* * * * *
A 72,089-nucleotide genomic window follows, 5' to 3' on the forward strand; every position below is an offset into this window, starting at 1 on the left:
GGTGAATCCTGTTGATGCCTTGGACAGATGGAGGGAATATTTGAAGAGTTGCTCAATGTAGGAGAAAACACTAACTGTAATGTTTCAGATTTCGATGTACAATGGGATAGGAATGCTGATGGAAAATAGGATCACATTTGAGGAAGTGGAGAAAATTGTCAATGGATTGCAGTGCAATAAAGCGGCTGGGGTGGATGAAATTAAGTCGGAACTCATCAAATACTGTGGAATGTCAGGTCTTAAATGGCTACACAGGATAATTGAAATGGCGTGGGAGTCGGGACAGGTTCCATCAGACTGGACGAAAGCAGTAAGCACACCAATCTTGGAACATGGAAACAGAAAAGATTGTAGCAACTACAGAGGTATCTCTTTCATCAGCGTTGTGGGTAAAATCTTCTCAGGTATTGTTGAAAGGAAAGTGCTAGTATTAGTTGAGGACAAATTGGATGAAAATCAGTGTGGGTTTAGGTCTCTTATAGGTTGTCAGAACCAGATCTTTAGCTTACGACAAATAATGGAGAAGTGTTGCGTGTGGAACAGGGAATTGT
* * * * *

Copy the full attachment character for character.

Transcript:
A 72,089-nucleotide genomic window follows, 5' to 3' on the forward strand; every position below is an offset into this window, starting at 1 on the left:
GGTGAATCCTGTTGATGCCTTGGACAGATGGAGGGAATATTTGAAGAGTTGCTCAATGTAGGAGAAAACACTAACTGTAATGTTTCAGATTTCGATGTACAATGGGATAGGAATGCTGATGGAAAATAGGATCACATTTGAGGAAGTGGAGAAAATTGTCAATGGATTGCAGTGCAATAAAGCGGCTGGGGTGGATGAAATTAAGTCGGAACTCATCAAATACTGTGGAATGTCAGGTCTTAAATGGCTACACAGGATAATTGAAATGGCGTGGGAGTCGGGACAGGTTCCATCAGACTGGACGAAAGCAGTAAGCACACCAATCTTGGAACATGGAAACAGAAAAGATTGTAGCAACTACAGAGGTATCTCTTTCATCAGCGTTGTGGGTAAAATCTTCTCAGGTATTGTTGAAAGGAAAGTGCTAGTATTAGTTGAGGACAAATTGGATGAAAATCAGTGTGGGTTTAGGTCTCTTATAGGTTGTCAGAACCAGATCTTTAGCTTACGACAAATAATGGAGAAGTGTTGCGTGTGGAACAGGGAATTGT